In the non-core curriculum teachers utilise a range of assessment pedagogical strategies - these include:
- Quizzes and re-cap questions - at the start of each Geography, Science, Art and History lessons pupils are prompted to elicit prior knowledge from previous lessons/year group learning.
- Learning Intention and Success Criteria (LI/SC) - pupils actively assess their performance in the lesson against the session target, steps to success or key knowledge.
- Composite Assessment - end of unit teacher and pupil conferencing to reflect on pupil learning across curricula.
At the end of each term - we host the Mason Moor Museum - an opportunity for children of any ability to create an exhibit to showcase their learning during that term.
There must be:
- A link to the curriculum being studied - pupils can choose any area.
- A demonstration of their understanding of the learning - e.g. Russia and Geography.
We hope parents and carers support their child in creating the exhibit - referring to this as a 'family project'.
Here are example exhibits and tangible links to our ambitious curriculum:
Reporting to parents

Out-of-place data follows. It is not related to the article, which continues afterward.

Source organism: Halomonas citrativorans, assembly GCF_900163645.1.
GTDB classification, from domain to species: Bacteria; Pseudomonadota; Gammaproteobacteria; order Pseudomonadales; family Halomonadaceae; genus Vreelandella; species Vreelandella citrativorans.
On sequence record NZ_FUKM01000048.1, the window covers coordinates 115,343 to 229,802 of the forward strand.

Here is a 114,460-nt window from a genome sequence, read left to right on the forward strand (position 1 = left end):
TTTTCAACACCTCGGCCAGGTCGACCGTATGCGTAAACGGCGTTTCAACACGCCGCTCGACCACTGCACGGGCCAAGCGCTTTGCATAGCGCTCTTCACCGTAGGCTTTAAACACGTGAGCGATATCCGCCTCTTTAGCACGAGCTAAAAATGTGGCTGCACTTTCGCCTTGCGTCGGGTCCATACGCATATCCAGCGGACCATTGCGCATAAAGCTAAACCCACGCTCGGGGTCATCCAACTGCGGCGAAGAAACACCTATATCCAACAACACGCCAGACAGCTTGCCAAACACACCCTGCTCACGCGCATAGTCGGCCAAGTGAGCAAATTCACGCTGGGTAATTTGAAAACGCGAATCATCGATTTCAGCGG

We meet with parents over three terms in the academic year to share your child's progress and to give you feedback on next steps.
In Autumn, we discuss baseline test information to show you what your child has achieved and to project where we anticipate they could be at the end of the year. We will share with you strategies to try at home to support their learning to improve.
In late Spring, once we have completed assessments, we will meet with you again to discuss how your child has performed in assessments and within their normal classroom learning. You will look through exercise books and we will consider the end of year target and next steps.
In Summer, once you receive your child's report, you may book in for a third meeting with the class teacher. At this point we will review the school report, discuss improvements made and consider targets for the following year.